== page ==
Retirement

Taxes Due In A “Down” Year?

Why do I have taxes due in a year that I lost money? 

Hi (name hidden of course) –

I hope you are both well.

Yes, as it relates to taxable gains/distributions on your 1099, 20XX was an unusual year. 

But it will likely happen again sometime down the road.

Portfolios were down… but yet you had to pay taxes…  

Dividends: Even in “down” years, companies often distribute their profits via dividends – current yearly dividends on your taxable portfolio (your IRAs/401(k)s are not taxable at this point) may be about 2.3% per year. So we will likely see dividends every year on line 1a of your 1099, with a portion being Qualified Dividends (preferred) in line 1b.

Capital Gains: Add in that mutual funds (index, active and factor) adjust portfolios based on their investment management style (yes, even indexing is a style of management) and while your investments seek to be tax efficient (and have low turnover) some adjustments take place each year within them and, according to the law, they must distribute most of gains they realize (in the form of capital gains distributions on line 2a of your 1099) to shareholders. 

That said, when mutual funds distribute capital gains, your cost basis in your account will rise so the amount of gains you will owe taxes on in the future is reduced – for example –  your overall cost basis went up $1,763.23 (this matches the capital gain you received and will be taxed on) this year to $196,710.85 in the reference account.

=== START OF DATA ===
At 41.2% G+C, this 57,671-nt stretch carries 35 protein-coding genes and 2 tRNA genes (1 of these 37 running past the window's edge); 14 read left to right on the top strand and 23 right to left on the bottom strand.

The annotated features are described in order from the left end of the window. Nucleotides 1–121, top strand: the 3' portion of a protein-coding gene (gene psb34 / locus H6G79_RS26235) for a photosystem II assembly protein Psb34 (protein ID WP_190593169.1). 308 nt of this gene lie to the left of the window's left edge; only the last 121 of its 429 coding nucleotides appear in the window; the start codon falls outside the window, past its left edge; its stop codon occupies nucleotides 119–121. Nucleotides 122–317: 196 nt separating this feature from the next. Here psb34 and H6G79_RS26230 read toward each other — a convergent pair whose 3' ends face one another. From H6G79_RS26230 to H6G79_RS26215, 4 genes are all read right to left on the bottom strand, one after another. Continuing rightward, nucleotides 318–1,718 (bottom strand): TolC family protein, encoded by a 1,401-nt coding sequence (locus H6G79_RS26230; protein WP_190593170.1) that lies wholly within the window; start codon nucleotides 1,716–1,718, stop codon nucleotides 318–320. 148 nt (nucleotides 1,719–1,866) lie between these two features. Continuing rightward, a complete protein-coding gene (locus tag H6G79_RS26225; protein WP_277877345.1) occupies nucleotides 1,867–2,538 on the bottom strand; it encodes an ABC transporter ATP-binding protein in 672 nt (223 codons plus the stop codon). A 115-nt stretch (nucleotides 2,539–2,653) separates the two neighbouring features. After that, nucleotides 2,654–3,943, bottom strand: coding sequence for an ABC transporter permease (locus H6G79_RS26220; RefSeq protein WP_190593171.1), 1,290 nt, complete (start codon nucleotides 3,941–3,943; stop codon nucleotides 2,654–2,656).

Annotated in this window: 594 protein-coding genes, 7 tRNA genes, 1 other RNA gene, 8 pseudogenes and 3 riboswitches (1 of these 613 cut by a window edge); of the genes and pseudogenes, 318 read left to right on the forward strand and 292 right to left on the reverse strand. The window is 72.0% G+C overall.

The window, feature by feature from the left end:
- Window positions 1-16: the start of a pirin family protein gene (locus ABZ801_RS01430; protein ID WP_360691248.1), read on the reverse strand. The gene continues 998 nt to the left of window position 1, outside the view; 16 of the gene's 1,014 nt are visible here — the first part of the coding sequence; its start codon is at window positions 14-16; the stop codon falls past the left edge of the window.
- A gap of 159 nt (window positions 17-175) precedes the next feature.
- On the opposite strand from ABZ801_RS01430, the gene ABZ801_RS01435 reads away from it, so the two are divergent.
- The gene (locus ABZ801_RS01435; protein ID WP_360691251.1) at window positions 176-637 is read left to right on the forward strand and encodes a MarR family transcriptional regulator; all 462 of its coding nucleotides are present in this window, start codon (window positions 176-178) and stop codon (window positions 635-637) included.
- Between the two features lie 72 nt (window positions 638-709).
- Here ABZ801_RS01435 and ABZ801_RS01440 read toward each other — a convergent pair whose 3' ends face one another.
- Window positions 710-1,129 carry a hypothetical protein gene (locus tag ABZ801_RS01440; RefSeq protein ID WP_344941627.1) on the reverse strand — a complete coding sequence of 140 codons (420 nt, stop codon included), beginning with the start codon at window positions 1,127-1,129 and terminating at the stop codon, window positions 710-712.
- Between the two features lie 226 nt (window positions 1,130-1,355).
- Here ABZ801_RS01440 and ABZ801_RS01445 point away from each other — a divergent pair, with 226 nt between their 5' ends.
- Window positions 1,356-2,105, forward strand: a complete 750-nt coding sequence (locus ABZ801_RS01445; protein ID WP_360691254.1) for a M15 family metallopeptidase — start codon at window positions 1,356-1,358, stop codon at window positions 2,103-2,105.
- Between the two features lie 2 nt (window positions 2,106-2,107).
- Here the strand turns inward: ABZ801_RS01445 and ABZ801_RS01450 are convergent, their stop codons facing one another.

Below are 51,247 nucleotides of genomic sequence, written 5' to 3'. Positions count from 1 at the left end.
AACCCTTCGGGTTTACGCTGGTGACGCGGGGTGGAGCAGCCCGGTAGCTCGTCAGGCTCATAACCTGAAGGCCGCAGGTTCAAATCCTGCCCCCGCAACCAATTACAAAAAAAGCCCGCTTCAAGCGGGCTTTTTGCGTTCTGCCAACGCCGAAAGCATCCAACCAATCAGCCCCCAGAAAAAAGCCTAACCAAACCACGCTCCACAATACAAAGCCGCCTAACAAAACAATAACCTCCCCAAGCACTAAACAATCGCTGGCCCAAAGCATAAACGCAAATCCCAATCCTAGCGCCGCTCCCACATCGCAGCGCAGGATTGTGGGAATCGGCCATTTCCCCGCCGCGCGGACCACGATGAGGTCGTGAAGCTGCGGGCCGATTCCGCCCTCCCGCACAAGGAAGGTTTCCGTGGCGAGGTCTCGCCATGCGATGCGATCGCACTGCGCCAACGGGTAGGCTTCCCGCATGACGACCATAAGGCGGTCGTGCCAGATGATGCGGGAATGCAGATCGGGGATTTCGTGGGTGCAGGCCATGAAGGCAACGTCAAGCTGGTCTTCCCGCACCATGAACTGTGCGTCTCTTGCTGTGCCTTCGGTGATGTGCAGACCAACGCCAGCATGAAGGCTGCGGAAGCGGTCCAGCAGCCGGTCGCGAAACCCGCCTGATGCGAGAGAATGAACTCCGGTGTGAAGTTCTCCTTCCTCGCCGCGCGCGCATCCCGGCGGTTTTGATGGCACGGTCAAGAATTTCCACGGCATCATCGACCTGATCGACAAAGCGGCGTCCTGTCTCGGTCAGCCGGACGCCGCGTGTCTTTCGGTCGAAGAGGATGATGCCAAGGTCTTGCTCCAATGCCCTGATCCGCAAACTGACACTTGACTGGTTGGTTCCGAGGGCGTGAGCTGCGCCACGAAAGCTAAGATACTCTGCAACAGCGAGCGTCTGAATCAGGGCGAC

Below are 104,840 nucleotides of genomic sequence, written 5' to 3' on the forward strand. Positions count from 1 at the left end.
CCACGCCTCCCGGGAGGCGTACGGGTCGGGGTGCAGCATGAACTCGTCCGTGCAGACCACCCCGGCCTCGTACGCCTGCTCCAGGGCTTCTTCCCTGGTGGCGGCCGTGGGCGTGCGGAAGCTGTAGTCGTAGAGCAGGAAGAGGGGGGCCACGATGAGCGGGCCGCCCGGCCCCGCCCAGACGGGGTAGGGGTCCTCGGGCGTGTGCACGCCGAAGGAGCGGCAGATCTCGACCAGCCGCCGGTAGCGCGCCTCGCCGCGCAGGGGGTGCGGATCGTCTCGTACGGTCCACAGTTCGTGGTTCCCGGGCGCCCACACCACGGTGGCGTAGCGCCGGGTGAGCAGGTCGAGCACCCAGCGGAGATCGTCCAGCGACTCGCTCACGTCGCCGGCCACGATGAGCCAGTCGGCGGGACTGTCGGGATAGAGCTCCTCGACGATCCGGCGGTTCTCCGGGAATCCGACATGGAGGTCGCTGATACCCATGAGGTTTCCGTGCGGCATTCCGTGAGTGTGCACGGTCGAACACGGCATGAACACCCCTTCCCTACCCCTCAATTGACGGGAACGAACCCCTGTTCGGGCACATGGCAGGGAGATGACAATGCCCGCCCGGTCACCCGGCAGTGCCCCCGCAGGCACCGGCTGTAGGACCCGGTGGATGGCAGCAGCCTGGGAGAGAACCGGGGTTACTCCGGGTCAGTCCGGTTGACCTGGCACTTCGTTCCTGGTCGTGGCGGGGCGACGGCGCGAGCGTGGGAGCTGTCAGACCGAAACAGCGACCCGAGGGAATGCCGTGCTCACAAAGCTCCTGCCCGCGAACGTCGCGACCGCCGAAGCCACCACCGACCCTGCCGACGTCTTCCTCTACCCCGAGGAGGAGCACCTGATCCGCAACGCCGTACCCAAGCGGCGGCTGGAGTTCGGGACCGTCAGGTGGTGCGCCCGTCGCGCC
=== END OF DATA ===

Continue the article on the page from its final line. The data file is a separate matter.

The net effect is that gains/taxes are often distributed over the years that you invest, not concentrated in the year when you sell an investment – though generally speaking, gains distributed on a yearly basis should be smaller (not so with all funds) and a lot of unrealized gains (you’ll eventually pay taxes on these in the future) will likely (and hopefully) build up in your portfolios over time.

Further – in some years we may have losses we can “harvest” (switch from one mutual fund to a materially different fund) to offset expected capital gains yet also keep your portfolio aligned with your goals.

There are a lot of moving pieces, many that I haven’t covered fully in this note.

Thank you,

John

You can learn more about this and other retirement planning terms by downloading my Retirement Planning Terms Explained report here.

If you have a question about this post or want to see how The Retirement Income Process can work for you, contact me directly at 860-661-3821, John.Bubello@Compass-Retirement.com or set a time in my calendar to here.

Please Note:  Speak to your tax, legal or financial advisor for specific advice about your particular plans and situation.

John Bubello Retirement Financial Advisor

John R. Bubello CFP®

I specialize in Retirement Planning & Investment Management.

My clients worry less, maximize their money, avoid mistakes and retire with clarity and confidence.

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John R. Bubello is an investment advisor representative of and offers investment advisory services through Compass Retirement, LLC, a registered investment adviser offering advisory services in the State of Connecticut, State of Florida and other jurisdictions where registered or exempted.